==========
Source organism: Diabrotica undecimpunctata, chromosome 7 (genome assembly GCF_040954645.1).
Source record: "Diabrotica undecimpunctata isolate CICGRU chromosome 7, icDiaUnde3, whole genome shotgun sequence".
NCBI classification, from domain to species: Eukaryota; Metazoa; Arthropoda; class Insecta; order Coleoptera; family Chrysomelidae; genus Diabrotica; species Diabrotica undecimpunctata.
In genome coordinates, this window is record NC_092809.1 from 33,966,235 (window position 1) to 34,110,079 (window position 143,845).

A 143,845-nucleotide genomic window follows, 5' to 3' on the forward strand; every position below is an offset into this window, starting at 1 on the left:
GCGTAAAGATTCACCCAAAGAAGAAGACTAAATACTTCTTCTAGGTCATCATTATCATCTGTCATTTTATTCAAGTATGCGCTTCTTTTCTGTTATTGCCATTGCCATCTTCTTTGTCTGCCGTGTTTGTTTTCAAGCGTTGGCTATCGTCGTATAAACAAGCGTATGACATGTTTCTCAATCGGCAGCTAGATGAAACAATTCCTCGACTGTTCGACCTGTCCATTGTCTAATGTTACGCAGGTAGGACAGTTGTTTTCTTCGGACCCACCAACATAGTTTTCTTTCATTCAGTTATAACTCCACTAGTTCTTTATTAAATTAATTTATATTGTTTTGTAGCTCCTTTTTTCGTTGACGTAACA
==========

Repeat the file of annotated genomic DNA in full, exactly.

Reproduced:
Source organism: Diabrotica undecimpunctata, chromosome 7 (genome assembly GCF_040954645.1).
Source record: "Diabrotica undecimpunctata isolate CICGRU chromosome 7, icDiaUnde3, whole genome shotgun sequence".
NCBI classification, from domain to species: Eukaryota; Metazoa; Arthropoda; class Insecta; order Coleoptera; family Chrysomelidae; genus Diabrotica; species Diabrotica undecimpunctata.
In genome coordinates, this window is record NC_092809.1 from 33,966,235 (window position 1) to 34,110,079 (window position 143,845).

A 143,845-nucleotide genomic window follows, 5' to 3' on the forward strand; every position below is an offset into this window, starting at 1 on the left:
GCGTAAAGATTCACCCAAAGAAGAAGACTAAATACTTCTTCTAGGTCATCATTATCATCTGTCATTTTATTCAAGTATGCGCTTCTTTTCTGTTATTGCCATTGCCATCTTCTTTGTCTGCCGTGTTTGTTTTCAAGCGTTGGCTATCGTCGTATAAACAAGCGTATGACATGTTTCTCAATCGGCAGCTAGATGAAACAATTCCTCGACTGTTCGACCTGTCCATTGTCTAATGTTACGCAGGTAGGACAGTTGTTTTCTTCGGACCCACCAACATAGTTTTCTTTCATTCAGTTATAACTCCACTAGTTCTTTATTAAATTAATTTATATTGTTTTGTAGCTCCTTTTTTCGTTGACGTAACA